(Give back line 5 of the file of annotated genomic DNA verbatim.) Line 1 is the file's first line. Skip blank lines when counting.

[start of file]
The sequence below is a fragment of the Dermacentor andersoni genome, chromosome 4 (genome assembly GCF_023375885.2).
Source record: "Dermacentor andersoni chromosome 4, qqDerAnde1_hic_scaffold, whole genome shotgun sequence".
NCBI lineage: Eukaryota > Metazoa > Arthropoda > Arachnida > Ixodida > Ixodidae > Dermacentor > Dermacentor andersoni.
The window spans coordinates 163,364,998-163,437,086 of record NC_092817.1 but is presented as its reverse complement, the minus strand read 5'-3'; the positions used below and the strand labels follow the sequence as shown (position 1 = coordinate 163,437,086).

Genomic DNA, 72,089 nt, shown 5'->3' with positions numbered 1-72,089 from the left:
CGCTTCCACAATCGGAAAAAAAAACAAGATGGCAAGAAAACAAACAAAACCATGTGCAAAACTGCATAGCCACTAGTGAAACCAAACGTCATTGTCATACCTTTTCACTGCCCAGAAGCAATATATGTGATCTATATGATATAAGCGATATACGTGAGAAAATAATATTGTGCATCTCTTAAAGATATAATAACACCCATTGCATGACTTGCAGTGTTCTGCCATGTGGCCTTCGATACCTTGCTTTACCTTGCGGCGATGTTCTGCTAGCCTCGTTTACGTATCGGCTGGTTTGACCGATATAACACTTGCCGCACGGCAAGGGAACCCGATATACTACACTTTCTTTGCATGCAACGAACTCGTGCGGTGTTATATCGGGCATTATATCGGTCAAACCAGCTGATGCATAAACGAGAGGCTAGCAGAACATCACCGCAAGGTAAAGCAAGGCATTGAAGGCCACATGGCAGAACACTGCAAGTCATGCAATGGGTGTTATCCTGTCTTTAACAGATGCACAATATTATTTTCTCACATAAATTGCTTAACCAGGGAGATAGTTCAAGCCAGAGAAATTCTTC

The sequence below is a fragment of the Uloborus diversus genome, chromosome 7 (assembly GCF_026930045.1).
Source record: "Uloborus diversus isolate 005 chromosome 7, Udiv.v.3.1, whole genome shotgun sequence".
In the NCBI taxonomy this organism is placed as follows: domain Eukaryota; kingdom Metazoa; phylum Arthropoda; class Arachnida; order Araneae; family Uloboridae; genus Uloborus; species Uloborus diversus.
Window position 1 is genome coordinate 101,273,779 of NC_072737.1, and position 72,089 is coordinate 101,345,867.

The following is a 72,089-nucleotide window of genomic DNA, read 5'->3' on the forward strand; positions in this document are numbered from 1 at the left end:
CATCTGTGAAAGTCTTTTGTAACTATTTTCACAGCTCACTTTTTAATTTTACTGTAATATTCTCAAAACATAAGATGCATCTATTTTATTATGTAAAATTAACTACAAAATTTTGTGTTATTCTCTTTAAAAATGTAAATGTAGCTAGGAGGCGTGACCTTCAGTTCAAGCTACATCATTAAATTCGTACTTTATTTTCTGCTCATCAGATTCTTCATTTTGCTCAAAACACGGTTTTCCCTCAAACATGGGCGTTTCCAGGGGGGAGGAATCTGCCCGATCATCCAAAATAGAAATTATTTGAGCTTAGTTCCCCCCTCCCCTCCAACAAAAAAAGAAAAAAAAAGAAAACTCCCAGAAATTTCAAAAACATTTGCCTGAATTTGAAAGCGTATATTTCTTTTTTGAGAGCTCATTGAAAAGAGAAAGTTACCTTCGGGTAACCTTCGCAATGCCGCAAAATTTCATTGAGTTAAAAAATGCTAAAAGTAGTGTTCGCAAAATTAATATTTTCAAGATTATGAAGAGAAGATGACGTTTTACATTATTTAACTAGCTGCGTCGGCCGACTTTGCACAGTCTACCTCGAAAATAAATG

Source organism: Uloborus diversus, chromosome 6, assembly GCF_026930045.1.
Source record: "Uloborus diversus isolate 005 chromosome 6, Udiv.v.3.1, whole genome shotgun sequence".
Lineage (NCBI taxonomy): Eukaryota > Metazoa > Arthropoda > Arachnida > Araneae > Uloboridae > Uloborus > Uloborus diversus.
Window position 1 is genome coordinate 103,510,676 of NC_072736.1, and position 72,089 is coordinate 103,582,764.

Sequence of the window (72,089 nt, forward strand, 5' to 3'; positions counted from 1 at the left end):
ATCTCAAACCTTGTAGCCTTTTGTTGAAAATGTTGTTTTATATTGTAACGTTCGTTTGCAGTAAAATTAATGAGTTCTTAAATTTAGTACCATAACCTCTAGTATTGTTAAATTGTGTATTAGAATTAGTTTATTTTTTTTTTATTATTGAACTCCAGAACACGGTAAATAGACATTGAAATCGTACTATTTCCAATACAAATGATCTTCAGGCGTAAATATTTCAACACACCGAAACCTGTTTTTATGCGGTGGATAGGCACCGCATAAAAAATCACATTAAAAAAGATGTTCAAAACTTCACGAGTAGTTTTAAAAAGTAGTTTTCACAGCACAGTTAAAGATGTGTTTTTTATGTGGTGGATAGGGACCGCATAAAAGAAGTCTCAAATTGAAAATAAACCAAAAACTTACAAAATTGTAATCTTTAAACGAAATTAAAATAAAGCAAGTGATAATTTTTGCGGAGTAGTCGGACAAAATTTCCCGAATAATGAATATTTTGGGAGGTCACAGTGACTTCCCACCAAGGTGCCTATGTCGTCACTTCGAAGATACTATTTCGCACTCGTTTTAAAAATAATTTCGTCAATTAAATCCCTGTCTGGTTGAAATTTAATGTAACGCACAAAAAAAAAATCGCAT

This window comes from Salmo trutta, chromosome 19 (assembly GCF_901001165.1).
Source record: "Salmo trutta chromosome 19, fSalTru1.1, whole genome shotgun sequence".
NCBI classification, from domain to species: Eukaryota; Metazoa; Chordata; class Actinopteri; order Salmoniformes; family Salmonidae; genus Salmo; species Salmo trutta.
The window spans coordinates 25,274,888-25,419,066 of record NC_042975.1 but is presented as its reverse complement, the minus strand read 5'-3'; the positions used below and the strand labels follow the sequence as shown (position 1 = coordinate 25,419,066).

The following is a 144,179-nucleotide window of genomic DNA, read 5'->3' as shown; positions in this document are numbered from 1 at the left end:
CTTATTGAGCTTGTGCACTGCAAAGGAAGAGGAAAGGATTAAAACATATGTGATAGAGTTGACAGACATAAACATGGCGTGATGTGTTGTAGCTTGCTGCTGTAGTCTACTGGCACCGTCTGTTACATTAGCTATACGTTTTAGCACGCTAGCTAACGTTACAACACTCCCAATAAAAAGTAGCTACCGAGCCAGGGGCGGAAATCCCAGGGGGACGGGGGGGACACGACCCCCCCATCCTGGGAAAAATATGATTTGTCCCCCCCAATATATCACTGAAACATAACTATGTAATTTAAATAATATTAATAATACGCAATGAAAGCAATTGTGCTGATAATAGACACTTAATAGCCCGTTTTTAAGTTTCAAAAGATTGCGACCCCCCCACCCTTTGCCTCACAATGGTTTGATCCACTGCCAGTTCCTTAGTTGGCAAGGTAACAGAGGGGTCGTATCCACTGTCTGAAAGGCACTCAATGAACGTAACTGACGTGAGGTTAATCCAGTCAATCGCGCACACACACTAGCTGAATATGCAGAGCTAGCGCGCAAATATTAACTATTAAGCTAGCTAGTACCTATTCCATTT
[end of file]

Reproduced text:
Genomic DNA, 72,089 nt, shown 5'->3' with positions numbered 1-72,089 from the left: